On 9 May 2019, EU leaders will meet in Sibiu, as suggested by President Jean-Claude Juncker in his 2017 State of the Union address, to discuss the EU’s next strategic agenda for the period 2019-2024.
They will exchange views on the challenges and priorities for the EU for the years to come. The current agenda was agreed in June 2014 by the European Council and was shaped into the 10 political priorities of the Juncker Commission. Five years on, efforts to deliver on those priorities have brought tangible results for citizens, despite unpredicted difficulties along the way, which continue to pose serious challenges for our Union. Building on the policy recommendations for how Europe can shape its future presented last week, the Commission is today looking back at what has been accomplished over the past five years.
“When I took office, I said it was our last chance to show Europeans that their Union works for them. I have spent the last five years working tirelessly to deliver on the promises we made. In some areas, I believe we have surpassed expectations, in others, we may have fallen short of them. But I believe we have always acted where it counts the most. Now the EU must look forward, learning from our experiences and building on its successes. We must be even more ambitious and focused than ever before,” said European Commission President Jean-Claude Juncker.
A strong track record
The Juncker Commission’s 10 priorities focused on the things that matter most to Europeans: bringing back jobs, growth and investment, strengthening social fairness, managing migration, mitigating security threats, unlocking the potential of the digital and energy transitions, making the EU a stronger global actor, and reinforcing transparency and democratic legitimacy.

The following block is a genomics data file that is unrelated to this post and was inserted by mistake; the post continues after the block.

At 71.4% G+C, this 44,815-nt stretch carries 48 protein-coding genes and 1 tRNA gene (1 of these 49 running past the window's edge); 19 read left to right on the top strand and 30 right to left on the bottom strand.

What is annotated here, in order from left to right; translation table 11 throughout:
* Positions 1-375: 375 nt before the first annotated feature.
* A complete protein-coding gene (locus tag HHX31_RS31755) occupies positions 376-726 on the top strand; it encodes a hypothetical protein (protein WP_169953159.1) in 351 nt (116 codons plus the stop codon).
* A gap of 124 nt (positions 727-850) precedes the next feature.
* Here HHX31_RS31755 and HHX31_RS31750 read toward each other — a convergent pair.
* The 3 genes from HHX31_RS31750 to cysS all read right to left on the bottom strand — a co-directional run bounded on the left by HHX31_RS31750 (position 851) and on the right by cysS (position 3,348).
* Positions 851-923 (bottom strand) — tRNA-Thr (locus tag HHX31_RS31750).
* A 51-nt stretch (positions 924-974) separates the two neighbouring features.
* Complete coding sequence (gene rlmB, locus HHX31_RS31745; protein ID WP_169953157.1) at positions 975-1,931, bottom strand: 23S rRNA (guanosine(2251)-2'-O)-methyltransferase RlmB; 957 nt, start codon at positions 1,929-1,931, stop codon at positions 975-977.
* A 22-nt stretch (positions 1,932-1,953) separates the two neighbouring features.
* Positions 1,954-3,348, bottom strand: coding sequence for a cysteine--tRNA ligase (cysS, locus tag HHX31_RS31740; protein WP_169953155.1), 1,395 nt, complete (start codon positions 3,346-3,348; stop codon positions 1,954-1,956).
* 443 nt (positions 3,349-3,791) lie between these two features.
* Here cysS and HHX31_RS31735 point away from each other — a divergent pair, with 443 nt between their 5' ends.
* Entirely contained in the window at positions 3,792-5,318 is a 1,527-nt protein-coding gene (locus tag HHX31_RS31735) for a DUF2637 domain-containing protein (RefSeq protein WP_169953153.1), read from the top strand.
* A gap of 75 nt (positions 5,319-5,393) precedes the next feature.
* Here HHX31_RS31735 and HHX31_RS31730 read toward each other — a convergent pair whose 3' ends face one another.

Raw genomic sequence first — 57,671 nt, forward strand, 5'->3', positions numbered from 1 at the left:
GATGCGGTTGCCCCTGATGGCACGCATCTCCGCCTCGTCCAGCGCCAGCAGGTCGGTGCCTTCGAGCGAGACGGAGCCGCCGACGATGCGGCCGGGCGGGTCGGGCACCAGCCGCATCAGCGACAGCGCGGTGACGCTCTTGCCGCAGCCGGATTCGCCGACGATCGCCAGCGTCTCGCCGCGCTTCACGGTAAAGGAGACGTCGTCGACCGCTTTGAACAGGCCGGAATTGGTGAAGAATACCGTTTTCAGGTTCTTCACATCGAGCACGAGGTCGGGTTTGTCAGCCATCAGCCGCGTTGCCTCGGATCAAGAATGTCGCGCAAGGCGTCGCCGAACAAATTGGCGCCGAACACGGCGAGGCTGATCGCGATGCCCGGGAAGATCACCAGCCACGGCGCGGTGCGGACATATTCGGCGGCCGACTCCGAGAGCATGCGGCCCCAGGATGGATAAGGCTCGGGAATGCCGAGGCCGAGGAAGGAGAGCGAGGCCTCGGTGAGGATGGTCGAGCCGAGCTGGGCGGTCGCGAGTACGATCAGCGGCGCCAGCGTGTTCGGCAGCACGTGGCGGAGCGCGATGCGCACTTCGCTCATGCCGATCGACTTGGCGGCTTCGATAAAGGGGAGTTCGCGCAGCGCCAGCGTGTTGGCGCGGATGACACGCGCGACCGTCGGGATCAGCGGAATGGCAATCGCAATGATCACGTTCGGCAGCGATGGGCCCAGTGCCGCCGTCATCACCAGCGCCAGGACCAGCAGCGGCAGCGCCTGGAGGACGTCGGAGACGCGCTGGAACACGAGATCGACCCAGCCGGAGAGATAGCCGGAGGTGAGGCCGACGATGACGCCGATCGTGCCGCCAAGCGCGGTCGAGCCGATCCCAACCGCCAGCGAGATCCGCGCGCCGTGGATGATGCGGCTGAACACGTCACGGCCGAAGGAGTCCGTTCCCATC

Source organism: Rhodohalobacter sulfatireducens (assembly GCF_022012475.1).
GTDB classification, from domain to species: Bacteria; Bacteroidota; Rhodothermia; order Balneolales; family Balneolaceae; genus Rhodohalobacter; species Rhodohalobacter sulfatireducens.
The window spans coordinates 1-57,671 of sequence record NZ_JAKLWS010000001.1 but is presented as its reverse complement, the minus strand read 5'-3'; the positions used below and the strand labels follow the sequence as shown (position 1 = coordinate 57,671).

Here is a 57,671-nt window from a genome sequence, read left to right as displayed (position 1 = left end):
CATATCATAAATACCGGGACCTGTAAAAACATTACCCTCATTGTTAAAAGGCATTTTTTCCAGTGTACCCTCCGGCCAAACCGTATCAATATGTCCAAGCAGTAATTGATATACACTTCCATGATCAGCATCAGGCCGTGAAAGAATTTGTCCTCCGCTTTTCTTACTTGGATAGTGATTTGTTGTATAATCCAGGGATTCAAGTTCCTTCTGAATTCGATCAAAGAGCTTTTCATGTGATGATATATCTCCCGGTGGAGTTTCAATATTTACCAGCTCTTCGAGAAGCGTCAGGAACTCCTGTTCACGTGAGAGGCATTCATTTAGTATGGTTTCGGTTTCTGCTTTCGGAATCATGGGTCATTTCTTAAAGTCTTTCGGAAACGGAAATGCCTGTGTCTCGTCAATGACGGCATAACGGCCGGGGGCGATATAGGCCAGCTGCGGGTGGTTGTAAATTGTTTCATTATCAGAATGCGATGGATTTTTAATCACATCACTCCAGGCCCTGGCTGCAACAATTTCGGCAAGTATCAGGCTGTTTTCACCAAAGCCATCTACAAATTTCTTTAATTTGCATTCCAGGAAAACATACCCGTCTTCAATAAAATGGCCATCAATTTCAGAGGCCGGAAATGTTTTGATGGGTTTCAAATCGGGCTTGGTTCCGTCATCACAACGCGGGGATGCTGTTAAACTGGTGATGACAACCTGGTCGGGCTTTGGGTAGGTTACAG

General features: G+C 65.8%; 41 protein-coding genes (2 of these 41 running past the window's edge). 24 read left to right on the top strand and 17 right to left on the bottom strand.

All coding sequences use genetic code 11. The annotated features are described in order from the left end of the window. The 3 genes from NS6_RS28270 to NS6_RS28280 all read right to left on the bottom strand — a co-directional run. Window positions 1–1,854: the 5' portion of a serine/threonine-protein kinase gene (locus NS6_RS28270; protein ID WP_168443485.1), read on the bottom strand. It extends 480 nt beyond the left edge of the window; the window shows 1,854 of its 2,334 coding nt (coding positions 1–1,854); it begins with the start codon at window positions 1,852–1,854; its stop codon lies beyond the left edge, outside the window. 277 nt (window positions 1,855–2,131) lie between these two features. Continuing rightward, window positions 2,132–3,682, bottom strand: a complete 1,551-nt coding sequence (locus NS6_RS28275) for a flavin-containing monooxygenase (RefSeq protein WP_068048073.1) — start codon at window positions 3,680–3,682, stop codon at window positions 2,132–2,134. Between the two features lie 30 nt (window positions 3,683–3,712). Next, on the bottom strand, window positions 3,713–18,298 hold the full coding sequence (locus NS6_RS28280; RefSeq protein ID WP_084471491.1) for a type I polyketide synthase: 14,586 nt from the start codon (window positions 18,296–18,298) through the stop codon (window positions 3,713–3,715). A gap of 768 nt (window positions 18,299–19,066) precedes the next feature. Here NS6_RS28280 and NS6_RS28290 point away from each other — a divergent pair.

By summer 2018, the Juncker Commission had tabled all of the legislative proposals it committed to at the start of its mandate. In total, the Commission made 471 new legislative proposals and carried over an additional 44 presented by previous Commissions. Of these, 348 proposals have been adopted or agreed by the European Parliament and the Council during the current mandate.
The Commission has today published a series of 20 factsheets demonstrating how the EU managed to deliver on the commitments taken in 2014 in the European Council’s strategic agenda and in the Juncker Commission’s 10 political priorities.
Last week, the European Commission set out a number of policy recommendations for how Europe can shape its future in an increasingly multipolar and uncertain world. The Commission recommended that the EU’s strategic agenda for 2019-2024 focus on 5 key dimensions:
a protective Europe because peace is power in today’s world;
a competitive Europe that invests in the technologies of tomorrow and supports our greatest assets: the single market, our industry and our common currency;
a fair Europe that upholds our fundamental principles of equality, the rule of law and social justice in the modern world;
a sustainable Europe that takes the lead on sustainable development and in fighting climate change;
and an influential Europe that seeks touphold and update the rules-based systemthat has served us so well for so long.
EU27 leaders meeting in Sibiu can now draw on this to set new policy orientation and new priorities for the EU ahead of the European Parliament elections on 23-26 May 2019 and the change of political leadership of the EU institutions that will follow.
President Juncker will represent the European Commission at the informal meeting of EU27 Heads of State or Government in Sibiu on 9 May 2019. Preceding this, he will participate in a citizens’ dialogue alongside Romanian President Klaus Iohannis at 18:00 CET on 8 May 2019.
Commissioners Marianne Thyssen and Tibor Navracsics will also be in Sibiu, Romania to open the Youth Event ‘Let’s shape the future of Europe together’ and attend the Award Ceremony of the #MySocialEurope photo competition. Commissioner Navracsics will also hand over awards to the monthly winners of the photo contest ‘My magical European Solidarity Corps moment’.